IHSA lifts mask restrictions for some sports

Low contact sports in Illinois no longer have to wear masks while playing, and coaches and athletes are already seeing the difference it makes



Morgan Sellek catches a throw at second base during a varsity softball game at West Campus on April 14. Softball players are among those who are allowed to play without masks, according to guidance from the IHSA.

Mackenzie Sroka, Staff Writer

As the runner makes the final lap around the track they push to get in front of the other runners. She breathes hard and thinks about finishing the race with a win.

After the race while she cools down, slowing down her breathing, she thinks about how much easier that race was to run and how she got a better time than normal. She puts her mask back on after the cool down, and realizes her running is so much easier without the mask on because she can focus easier and breathe in and out easier.

This is now possible since the IHSA changed the guidelines for certain sports.

Some sports are allowed to now wear masks due to some guidelines being changed. According to Barry Burmeister, the athletic director at MCHS, the IDPH and the IHSA changed their guidelines on certain sports allowing them to play without masks.

Only low contact sports have lifted mask restrictions. These sports, according to Burmeister, are baseball, softball, boys tennis, boys and girls track and field and wrestling do not have to wear masks when they are on the playing field. 

Sports still have to wear masks during certain times, but while playing they don’t need to wear it.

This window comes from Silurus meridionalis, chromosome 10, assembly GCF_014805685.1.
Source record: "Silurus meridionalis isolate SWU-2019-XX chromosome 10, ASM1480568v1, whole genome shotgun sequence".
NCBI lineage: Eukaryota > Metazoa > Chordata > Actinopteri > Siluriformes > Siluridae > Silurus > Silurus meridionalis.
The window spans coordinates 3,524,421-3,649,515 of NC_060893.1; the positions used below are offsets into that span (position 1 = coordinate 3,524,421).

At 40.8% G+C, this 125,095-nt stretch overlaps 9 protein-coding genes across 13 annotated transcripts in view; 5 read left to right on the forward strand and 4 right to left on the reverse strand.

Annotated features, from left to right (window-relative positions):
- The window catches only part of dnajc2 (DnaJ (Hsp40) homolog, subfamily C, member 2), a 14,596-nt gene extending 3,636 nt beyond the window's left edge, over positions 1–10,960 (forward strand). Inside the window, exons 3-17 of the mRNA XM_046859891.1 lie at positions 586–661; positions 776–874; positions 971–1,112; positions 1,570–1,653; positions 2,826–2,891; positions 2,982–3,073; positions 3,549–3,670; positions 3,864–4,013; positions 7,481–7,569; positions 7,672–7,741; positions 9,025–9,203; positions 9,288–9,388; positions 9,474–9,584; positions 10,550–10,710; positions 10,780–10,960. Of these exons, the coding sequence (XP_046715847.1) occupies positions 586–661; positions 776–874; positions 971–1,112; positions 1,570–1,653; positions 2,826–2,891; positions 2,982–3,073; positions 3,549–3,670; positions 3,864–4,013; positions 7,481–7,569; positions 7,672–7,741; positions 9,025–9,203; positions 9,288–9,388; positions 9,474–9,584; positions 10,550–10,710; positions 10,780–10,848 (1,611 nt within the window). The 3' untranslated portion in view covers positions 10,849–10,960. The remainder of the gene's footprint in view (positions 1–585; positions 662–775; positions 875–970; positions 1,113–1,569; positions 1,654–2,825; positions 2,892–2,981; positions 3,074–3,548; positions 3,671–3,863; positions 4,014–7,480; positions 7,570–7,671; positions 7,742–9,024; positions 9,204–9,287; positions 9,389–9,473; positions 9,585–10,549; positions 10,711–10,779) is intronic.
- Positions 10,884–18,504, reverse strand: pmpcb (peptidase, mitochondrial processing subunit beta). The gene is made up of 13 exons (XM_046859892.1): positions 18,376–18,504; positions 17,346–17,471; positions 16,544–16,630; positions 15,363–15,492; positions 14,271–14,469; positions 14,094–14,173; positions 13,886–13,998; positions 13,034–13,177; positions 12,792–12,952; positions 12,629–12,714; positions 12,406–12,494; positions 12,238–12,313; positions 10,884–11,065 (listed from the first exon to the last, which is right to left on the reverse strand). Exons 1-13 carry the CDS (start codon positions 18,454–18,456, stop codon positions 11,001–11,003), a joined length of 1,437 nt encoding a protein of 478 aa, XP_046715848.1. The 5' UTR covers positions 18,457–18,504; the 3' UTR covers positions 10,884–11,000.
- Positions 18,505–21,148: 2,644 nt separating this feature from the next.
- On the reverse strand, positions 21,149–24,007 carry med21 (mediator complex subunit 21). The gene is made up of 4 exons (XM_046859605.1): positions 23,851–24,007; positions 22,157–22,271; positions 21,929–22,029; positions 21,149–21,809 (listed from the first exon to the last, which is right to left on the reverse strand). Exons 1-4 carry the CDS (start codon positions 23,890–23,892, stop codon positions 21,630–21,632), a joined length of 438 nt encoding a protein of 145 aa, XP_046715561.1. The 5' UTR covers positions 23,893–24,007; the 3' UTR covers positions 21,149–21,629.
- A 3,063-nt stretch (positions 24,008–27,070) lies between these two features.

“The IHSA only mandates that baseball players wear masks when they are in dugouts or can’t maintain distance from each other,” explained Brain Rockweiler, the varsity baseball coach. Unless they are actively planning, they are expected to wear masks. 

Not having to wear a mask is very beneficial to the players and sometimes the game. “In order to recover properly after a run, a runner needs proper oxygen intake, when we have our masks down it becomes hard to breathe so not having to wear them at all times makes sprinting easier,” described Joseph Hissem a member of the boys track team.

Others say having to wear a mask makes it very difficult to maintain a high performance.

“Not having to wear a mask while I run I think just helps the overall performance during hard workouts or races,” said Carlos Montes, another boys track runner, “especially when you’re towards the end and the mask would just go into our mouths while we’re inhaling really deep. It just created a big distraction that inhibited our ability to perform at our highest level, especially since distance running in track is all about lung capacity and respiratory fitness.”

Another bonus of not having to wear a mask during a game is communication.

“I can speak a lot more clear when calling out plays from behind the plate” explained Trevor Rockweiler, a boys varsity baseball player. Communication is key in a lot of games, but with a mask on words can become very muffled, so not having to wear a mask helps prevent miscommunication. 

Looking ahead in the season it is very beneficial too, especially with very warm days. Kyle Funkhouser, the varsity boys tennis coach, described that wear masks towards the end of the spring would have been very difficult. The heat makes it more difficult to run and with a mask on it would have been very difficult, so the new guidelines are going to help in the teams future games. 

The athletes that no longer have to wear masks have seen improvement, and are predicting it for the future too. Not having to wear a mask is a lot easier for a lot of sports, but only low contact sports get to not wear masks. Since not wearing and wearing a mask can still risk covid, they still have most of the safety precautions in place.